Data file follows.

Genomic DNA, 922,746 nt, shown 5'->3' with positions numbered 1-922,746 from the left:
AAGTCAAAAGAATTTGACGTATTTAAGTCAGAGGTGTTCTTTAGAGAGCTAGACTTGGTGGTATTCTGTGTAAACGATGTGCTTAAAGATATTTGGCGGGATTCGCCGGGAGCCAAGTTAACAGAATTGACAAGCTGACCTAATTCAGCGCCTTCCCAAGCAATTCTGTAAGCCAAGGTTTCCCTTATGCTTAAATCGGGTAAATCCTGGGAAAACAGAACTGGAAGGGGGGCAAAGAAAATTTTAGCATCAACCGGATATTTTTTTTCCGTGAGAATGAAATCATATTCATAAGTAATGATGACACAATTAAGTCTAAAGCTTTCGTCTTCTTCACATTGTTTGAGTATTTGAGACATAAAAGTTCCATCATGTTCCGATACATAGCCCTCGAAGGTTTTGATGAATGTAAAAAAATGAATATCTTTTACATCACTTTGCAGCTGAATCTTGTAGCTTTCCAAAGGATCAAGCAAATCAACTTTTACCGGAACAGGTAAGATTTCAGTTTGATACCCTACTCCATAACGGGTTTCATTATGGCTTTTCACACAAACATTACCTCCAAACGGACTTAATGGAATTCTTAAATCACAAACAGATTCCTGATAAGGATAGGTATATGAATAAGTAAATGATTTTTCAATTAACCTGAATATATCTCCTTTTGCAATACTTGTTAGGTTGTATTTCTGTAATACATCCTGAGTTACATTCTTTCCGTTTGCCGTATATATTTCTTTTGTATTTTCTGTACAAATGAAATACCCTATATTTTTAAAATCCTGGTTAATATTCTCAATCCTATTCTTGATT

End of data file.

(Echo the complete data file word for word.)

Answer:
Genomic DNA, 922,746 nt, shown 5'->3' with positions numbered 1-922,746 from the left:
AAGTCAAAAGAATTTGACGTATTTAAGTCAGAGGTGTTCTTTAGAGAGCTAGACTTGGTGGTATTCTGTGTAAACGATGTGCTTAAAGATATTTGGCGGGATTCGCCGGGAGCCAAGTTAACAGAATTGACAAGCTGACCTAATTCAGCGCCTTCCCAAGCAATTCTGTAAGCCAAGGTTTCCCTTATGCTTAAATCGGGTAAATCCTGGGAAAACAGAACTGGAAGGGGGGCAAAGAAAATTTTAGCATCAACCGGATATTTTTTTTCCGTGAGAATGAAATCATATTCATAAGTAATGATGACACAATTAAGTCTAAAGCTTTCGTCTTCTTCACATTGTTTGAGTATTTGAGACATAAAAGTTCCATCATGTTCCGATACATAGCCCTCGAAGGTTTTGATGAATGTAAAAAAATGAATATCTTTTACATCACTTTGCAGCTGAATCTTGTAGCTTTCCAAAGGATCAAGCAAATCAACTTTTACCGGAACAGGTAAGATTTCAGTTTGATACCCTACTCCATAACGGGTTTCATTATGGCTTTTCACACAAACATTACCTCCAAACGGACTTAATGGAATTCTTAAATCACAAACAGATTCCTGATAAGGATAGGTATATGAATAAGTAAATGATTTTTCAATTAACCTGAATATATCTCCTTTTGCAATACTTGTTAGGTTGTATTTCTGTAATACATCCTGAGTTACATTCTTTCCGTTTGCCGTATATATTTCTTTTGTATTTTCTGTACAAATGAAATACCCTATATTTTTAAAATCCTGGTTAATATTCTCAATCCTATTCTTGATT